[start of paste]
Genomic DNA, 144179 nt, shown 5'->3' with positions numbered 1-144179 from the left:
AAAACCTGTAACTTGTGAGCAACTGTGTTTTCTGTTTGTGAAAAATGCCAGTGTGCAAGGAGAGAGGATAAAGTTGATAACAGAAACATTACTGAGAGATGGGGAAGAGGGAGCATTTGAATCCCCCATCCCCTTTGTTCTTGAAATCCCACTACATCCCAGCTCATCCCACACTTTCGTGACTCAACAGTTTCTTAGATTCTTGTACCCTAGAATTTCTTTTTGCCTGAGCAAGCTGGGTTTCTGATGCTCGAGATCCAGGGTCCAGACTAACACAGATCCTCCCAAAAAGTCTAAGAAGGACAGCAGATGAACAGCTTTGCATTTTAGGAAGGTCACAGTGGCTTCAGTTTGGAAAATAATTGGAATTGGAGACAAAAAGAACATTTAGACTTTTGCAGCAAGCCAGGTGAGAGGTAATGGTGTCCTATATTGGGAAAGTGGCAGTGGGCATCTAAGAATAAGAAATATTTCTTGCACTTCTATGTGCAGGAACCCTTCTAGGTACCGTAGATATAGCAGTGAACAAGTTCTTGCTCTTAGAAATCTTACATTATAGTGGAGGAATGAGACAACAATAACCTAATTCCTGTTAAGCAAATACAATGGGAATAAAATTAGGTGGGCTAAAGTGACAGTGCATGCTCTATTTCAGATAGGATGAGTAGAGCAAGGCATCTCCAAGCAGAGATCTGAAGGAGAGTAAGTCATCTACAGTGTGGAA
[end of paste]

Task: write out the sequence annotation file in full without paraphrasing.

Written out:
Genomic DNA, 144179 nt, shown 5'->3' with positions numbered 1-144179 from the left:
AAAACCTGTAACTTGTGAGCAACTGTGTTTTCTGTTTGTGAAAAATGCCAGTGTGCAAGGAGAGAGGATAAAGTTGATAACAGAAACATTACTGAGAGATGGGGAAGAGGGAGCATTTGAATCCCCCATCCCCTTTGTTCTTGAAATCCCACTACATCCCAGCTCATCCCACACTTTCGTGACTCAACAGTTTCTTAGATTCTTGTACCCTAGAATTTCTTTTTGCCTGAGCAAGCTGGGTTTCTGATGCTCGAGATCCAGGGTCCAGACTAACACAGATCCTCCCAAAAAGTCTAAGAAGGACAGCAGATGAACAGCTTTGCATTTTAGGAAGGTCACAGTGGCTTCAGTTTGGAAAATAATTGGAATTGGAGACAAAAAGAACATTTAGACTTTTGCAGCAAGCCAGGTGAGAGGTAATGGTGTCCTATATTGGGAAAGTGGCAGTGGGCATCTAAGAATAAGAAATATTTCTTGCACTTCTATGTGCAGGAACCCTTCTAGGTACCGTAGATATAGCAGTGAACAAGTTCTTGCTCTTAGAAATCTTACATTATAGTGGAGGAATGAGACAACAATAACCTAATTCCTGTTAAGCAAATACAATGGGAATAAAATTAGGTGGGCTAAAGTGACAGTGCATGCTCTATTTCAGATAGGATGAGTAGAGCAAGGCATCTCCAAGCAGAGATCTGAAGGAGAGTAAGTCATCTACAGTGTGGAA